In March, Michael Kitces moved from Pinnacle Advisory Group to Buckingham Wealth Partners. The popular Nerd’s Eye View blogger and financial planner, though, has not altered his “branding.”
The cobalt-blue shirt/uniform remains in place, as does his 24/7 Kitces.com content and Twitter presence. And Jeff Levine, CPA, formerly of BluePrint Wealth Alliance made the move, too; he recently updated his Twitter nickname from “That Secure Act Guy” to “The Buckinghammer.”
Both members of the dynamic duo believe the change will let them “up their content game” and grow “the Kitces platform,” said Michael Kitces in an interview, noting that this content team now includes nine people after starting out with just two.
“As the number of writers has expanded, we wanted to create more alignment on the team and bring it under one umbrella and one advisory firm,” he explained. That led to the recent decision to become part of Buckingham from Pinnacle, where Kitces had been for 17 years.
Buckingham says Kitces is now head of planning strategy for the firm and Levine is director of advanced planning.
The St. Louis-based group consists of an independent RIA firm serving more than 140 advisors in 40-plus offices, as well as a turnkey wealth management services platform (including the former Loring Ward business) that serves more than 500 financial professionals; as of Dec. 31, the firm’s affiliated advisors and other clients worked with some $50 billion in assets.
Larry Swedroe, a long-time advocate for and leader in the “evidence-based investing” movement, serves as chief research officer of Buckingham’s RIA.
“We’ve always wanted to be the destination for this industry’s top talent. And in times like these, thought leadership and true counsel with the best planning resources are needed more than ever,” Buckingham Wealth Chairman and CEO Adam Birenbaum said in an interview.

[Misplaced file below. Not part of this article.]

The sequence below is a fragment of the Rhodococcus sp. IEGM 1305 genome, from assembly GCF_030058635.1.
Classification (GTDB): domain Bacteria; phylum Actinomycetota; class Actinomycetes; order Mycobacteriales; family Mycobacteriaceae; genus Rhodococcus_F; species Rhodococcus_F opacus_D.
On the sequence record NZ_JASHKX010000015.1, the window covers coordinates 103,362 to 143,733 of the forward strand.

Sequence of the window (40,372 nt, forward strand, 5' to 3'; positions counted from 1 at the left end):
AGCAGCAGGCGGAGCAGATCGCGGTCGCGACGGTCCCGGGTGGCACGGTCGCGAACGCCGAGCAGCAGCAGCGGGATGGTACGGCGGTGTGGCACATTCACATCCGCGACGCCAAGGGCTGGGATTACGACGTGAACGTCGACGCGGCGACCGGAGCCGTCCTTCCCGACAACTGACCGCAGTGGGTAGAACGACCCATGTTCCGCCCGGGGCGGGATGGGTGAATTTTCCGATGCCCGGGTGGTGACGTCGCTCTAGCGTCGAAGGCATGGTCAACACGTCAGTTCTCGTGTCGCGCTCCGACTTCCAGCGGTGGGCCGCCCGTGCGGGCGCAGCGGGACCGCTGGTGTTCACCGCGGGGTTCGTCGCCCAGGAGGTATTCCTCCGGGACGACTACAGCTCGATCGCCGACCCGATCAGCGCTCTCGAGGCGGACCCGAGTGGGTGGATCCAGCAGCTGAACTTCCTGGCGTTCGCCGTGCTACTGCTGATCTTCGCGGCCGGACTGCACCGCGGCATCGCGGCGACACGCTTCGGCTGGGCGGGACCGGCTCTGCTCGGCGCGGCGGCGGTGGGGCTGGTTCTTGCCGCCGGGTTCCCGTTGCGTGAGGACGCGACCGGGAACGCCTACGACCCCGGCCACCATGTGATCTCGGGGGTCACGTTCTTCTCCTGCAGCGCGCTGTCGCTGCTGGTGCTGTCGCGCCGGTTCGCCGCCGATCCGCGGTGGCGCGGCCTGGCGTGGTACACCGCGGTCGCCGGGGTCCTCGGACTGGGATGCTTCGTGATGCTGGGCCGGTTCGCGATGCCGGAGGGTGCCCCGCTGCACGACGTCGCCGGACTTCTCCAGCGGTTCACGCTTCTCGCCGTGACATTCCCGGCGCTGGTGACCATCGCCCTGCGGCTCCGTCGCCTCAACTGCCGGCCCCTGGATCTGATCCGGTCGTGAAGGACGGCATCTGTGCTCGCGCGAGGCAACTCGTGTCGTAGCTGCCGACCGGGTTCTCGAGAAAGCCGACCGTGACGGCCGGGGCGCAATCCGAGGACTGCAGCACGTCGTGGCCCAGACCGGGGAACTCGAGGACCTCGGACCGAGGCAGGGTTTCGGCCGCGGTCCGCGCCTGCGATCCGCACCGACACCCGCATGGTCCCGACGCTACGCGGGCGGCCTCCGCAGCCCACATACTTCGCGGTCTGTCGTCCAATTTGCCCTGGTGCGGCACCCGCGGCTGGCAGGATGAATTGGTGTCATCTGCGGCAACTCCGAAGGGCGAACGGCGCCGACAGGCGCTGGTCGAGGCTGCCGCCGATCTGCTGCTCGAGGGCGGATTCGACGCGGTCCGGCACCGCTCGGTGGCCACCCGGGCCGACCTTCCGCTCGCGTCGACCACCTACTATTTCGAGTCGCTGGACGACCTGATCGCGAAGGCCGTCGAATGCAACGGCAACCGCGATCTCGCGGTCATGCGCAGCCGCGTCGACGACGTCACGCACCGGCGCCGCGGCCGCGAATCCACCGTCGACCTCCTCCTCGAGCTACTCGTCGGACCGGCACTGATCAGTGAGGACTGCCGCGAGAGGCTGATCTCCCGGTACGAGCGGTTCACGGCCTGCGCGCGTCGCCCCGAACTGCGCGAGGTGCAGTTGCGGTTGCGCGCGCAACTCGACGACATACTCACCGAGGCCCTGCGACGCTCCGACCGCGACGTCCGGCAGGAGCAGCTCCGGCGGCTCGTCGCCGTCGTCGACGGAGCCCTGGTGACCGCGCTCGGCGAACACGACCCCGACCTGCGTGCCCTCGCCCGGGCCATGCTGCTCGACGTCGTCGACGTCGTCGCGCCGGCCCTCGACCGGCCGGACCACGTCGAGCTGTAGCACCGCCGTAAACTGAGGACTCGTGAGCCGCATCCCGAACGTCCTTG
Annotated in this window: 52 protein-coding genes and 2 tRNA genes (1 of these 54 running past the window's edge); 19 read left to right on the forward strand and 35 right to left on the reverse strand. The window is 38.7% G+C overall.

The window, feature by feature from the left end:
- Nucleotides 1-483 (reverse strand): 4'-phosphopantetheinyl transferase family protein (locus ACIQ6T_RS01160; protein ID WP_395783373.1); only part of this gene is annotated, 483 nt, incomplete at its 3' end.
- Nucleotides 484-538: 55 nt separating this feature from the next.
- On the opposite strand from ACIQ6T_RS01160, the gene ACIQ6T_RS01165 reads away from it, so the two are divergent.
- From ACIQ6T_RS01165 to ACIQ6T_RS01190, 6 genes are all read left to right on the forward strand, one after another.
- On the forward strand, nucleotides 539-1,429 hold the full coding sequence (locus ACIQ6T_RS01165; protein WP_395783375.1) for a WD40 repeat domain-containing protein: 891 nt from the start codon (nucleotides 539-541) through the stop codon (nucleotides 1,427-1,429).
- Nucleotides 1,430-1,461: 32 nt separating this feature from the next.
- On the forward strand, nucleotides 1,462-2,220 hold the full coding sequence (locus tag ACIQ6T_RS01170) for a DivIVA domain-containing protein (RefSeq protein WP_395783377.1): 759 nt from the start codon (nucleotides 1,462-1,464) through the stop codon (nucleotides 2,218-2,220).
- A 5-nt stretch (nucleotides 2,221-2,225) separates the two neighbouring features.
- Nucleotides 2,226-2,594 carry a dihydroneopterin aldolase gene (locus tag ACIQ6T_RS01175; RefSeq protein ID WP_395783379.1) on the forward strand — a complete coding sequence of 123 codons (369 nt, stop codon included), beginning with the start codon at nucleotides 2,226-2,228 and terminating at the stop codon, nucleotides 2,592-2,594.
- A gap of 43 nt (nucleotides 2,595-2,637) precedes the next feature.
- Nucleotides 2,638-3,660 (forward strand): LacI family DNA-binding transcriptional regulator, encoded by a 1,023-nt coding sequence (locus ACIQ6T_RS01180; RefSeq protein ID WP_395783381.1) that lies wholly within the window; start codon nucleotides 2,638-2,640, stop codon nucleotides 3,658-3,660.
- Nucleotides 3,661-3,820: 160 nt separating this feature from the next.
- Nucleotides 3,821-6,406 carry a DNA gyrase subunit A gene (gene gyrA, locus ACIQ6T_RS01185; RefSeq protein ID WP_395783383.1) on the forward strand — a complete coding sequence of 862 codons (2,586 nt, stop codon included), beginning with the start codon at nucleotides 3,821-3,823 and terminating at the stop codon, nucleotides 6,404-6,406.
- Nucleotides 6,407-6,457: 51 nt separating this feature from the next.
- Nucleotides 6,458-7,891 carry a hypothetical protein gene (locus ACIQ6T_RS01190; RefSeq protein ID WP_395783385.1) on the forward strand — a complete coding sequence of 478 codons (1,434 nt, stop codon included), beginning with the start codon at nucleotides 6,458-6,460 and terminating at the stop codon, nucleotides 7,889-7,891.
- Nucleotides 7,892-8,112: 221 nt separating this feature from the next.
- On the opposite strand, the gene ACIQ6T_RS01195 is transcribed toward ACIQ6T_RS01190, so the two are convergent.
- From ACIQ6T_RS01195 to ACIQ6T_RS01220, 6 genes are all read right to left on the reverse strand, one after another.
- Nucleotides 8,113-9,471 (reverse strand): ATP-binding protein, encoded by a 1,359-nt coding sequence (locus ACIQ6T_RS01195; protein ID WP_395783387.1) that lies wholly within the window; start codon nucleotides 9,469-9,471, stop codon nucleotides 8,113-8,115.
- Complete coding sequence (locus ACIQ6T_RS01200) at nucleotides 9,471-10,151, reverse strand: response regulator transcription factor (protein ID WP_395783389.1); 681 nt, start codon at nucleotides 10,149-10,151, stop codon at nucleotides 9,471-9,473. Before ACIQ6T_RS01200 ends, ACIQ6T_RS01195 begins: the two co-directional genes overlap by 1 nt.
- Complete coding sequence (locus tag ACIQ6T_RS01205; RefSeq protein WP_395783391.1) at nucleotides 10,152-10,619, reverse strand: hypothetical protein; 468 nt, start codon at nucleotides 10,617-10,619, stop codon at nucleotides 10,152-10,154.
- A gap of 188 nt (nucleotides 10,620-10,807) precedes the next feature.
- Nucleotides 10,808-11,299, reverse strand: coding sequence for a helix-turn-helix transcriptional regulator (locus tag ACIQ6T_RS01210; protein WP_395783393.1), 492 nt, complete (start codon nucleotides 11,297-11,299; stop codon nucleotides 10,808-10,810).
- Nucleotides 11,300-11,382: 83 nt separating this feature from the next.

As Kitces sees it, Buckingham “wants to grow its base of advisors and [TAMP] clients, and we drive both.”
But what does this really mean for die-hard Kitces.com fans/”nerds”? “We want more nerds to nerd out with us on financial planning and advisor content,” said Kitces, who has 57,600 followers on Twitter. “Our focus is to create more specialized nerdy content for advisors, which we’ve always wanted to do.”
As Birenbaum puts it: “Kitces.com will be the platform of content, so we can be the industry-leading destination for planning thought leadership; Buckingham will be where that knowledge is put into practice.”
Kitces sees the tie-up as a way to bring more experts and their wisdom to Kitces.com. The website “will continue to be open and as free [of charge] as possible. We’re just gearing up for more resources, research and content,” he explained.
Most content he posts online is free. The paid members’ section offers continuing education credits and webinar-style versions of articles. (Advisors logged over 20,000 hours of CFP CE credits tied to Kitces and Levine’s content last year.)
“Jeff and Michael are stewards to this industry, and … they will continue to provide many educational advisor services via the Nerd’s Eye View blog and other platforms as before,” Justin Ferri, chairman of RIA Buckingham Strategic Wealth, told IA.
More Details on the Deal
“Our mission has been to align Kitces.com [content] at the ‘nerds’ level’ and at the advisory level, too,” said Levine, in an interview. “We also thought it would be beneficial [for the two of us] to affiliate with the same firm and … have an impact across the nation in terms of better planning outcomes and advice.
“We both felt independently that Buckingham was the place for us,” he added. “Being with a larger firm gives us a bigger reach and the ability to touch more lives.”
The deal also means “we are aligned culturally and philosophically around the nerdiest issues that Michael and I live and breathe daily,” Levine said. “[Buckingham’s] advisors relish that.”
Asked in mid-March about his upcoming travel plans, given the continued spread of the coronavirus and many canceled public events (including the NBA season), Kitces says he’ll “understand” if some spring gatherings he now has on his calendar get canceled.
The planner attends about 50 advisor conferences a year.
“For me, if the Centers for Disease Control says it’s safe to travel to those events I’m contracted to attend,” he added, then he will likely go. “But if advisors do not want to go [to them], then the event organizers will have to make their own decisions.”
His calendar for the near future only includes conferences in the U.S., “and I hope they continue,” Kitces said.
Janet Levaux is editor-in-chief of Investment Advisor. She can be reached at email@example.com.